Girls Empowered Together program Woden Community Service

The GET program is an early intervention program which aims to help young women build positive self-esteem and self-image, foster resilience, improve emotional and physical wellbeing, maintain positive relationships, and increase the capacity for vulnerable young females to be safe and independent. This was done through providing education on topics surrounding health and wellbeing as well as service visits to show the girls the support services available for them to access in the ACT. They were also taught various techniques and tools to empower them to support themselves and each other when service intervention isn’t necessary. Each week the group covered nine different topics, these topics were; positive self-talk and self-esteem, body image, healthy relationships, sexual Health, AOD, safety and self-defence, anxiety, stress management, destructive & constructive coping strategies and SMART goals. In week ten the girls engaged in reflective conversation and evaluation, and we had graduation ceremony.

The girls in the program were at risk young females, 13- 15 years of age, who reside or attend school in South Canberra. This particular age group enabled the program to be a form of early intervention for young females and attempt to prevent them from becoming disengaged due to matters faced in an education and social setting. The program focuses on educating the young females on issues and topics they face daily both in and out of a school environment, and how they can manage these issues in a way they feel supported and hopefully encouraged to stay in school.

This program was created based on the need for health and wellbeing support and education for young females. This need was demonstrated to YET through the daily interactions they have with vulnerable at risk young women in drop in and case management as well as schools reaching out for support.

PCYC Adventure Program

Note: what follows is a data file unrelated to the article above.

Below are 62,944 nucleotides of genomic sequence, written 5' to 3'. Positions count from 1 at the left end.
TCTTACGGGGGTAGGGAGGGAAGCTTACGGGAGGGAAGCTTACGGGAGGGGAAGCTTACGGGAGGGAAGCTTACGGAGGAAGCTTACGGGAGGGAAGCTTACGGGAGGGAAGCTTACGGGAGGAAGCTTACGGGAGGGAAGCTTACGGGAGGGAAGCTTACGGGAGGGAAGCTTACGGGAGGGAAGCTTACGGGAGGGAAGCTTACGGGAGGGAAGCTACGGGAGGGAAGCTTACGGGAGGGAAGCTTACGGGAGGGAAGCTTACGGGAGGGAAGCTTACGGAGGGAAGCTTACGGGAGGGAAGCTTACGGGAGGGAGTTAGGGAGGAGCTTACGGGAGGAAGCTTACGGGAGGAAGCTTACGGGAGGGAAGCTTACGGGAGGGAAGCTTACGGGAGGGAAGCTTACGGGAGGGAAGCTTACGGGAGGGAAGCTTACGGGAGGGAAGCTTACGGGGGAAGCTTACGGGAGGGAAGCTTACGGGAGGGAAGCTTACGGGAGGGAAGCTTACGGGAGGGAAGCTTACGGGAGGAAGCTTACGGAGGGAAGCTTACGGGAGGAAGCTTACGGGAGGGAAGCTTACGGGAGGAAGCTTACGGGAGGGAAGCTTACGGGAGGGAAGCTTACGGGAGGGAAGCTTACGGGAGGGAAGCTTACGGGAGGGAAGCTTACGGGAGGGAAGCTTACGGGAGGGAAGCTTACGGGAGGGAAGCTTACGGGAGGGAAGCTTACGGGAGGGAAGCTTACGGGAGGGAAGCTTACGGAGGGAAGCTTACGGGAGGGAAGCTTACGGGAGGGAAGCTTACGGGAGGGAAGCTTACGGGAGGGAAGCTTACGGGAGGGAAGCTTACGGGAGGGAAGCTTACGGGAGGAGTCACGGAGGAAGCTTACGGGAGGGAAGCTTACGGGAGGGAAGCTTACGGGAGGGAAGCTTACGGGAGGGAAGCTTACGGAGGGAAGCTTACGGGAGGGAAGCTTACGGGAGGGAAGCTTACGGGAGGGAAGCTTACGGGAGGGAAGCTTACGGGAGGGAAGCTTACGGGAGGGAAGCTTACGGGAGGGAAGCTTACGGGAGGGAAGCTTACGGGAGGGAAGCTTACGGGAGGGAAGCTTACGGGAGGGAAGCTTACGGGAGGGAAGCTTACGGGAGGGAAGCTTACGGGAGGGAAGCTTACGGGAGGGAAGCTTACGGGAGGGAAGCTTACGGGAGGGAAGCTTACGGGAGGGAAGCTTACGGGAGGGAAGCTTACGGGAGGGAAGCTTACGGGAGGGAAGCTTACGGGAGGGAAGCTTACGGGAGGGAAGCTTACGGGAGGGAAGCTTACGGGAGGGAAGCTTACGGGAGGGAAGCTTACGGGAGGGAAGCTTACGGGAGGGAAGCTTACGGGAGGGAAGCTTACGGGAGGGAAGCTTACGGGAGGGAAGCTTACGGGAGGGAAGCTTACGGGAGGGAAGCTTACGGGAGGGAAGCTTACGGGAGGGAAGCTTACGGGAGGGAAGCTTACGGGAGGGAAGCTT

The Canberra PCYC Adventure program is an early intervention program for vulnerable young people who are disengaged from education, engaged in anti-social behaviour, and are highly at-risk of contact with the justice system. The 20-week program includes daily sessions addressing social and emotional wellbeing, life skills training, social skills training, goal making, followed by the “sick as” tailored PCYC adventure activities including motorbiking, mountain biking, kayaking, swimming and bush adventuring.

The program involves collaboration with other community services and government agencies, including The Junction, Street Uni, Cancer Council, the AFP, and youth centres. Prior to graduation, external services and supports are aligned to ensure smooth transition to appropriate support networks beyond PCYC.

The program has previously included teenage males and females, and in 2018, the program was adapted to include young people aged 8 – 12, in order to address the service gap for early intervention programs addressing this particular age group.

Outcomes have included young people increasing their ability to control emotions, returning to mainstream schooling, improved relationships in the family home, improved mental and physical health, having better knowledge of services, gaining employment, and gaining stronger connections to community.

YWCA Canberra Clubhouse & ACT Parks and Conservation Service

‘What’s Your Reality: A Journey Through Virtual Worlds’ is a free program delivered by YWCA Canberra Clubhouse & ACT Parks and Conservation Service. The mission is to harness the power of virtual reality (VR) to make Canberra’s natural parks and reserves accessible to all.

The Clubhouse has engaged ten students in year nine at Calwell High School to deliver this program and represent Canberra in the Parallel Parks program, where young people create virtual reality content that is designed specifically for young people with a disability.

The health benefits of adventure and being connected to nature are undisputed, but accessing Canberra’s nature-based experiences isn’t possible for everyone, especially those with a physically restrictive disability. Through the Parallel Parks program, young people with muscular dystrophy will be able to explore Canberra’s nature-based experiences through the eyes of participating students. The participants research the many activities available in Canberra Nature Parks, Mulligans Flat, Tidbinbilla Nature Reserve and Namadgi National Park, and have chosen fun and exciting activities that they would want to experience if they themselves had a physically restrictive disability. Using the new GoPro Fusion 360° filming technology, participants are venturing out in nature, filming their experiences, and commentating throughout. Participants are also learning how to use the GoPro film editing software and their experiences are being uploaded onto a dedicated YouTube channel that will be used by people living with a disability.

This is just the beginning for Parallel Parks, and the impact that ‘What’s Your Reality’ will have on young people throughout Australia who have a desire, but not the ability to get out and have fun in the bush. ACT Parks and Conservation Service is also in discussions with disability organisations in the ACT exploring opportunities to share these experiences.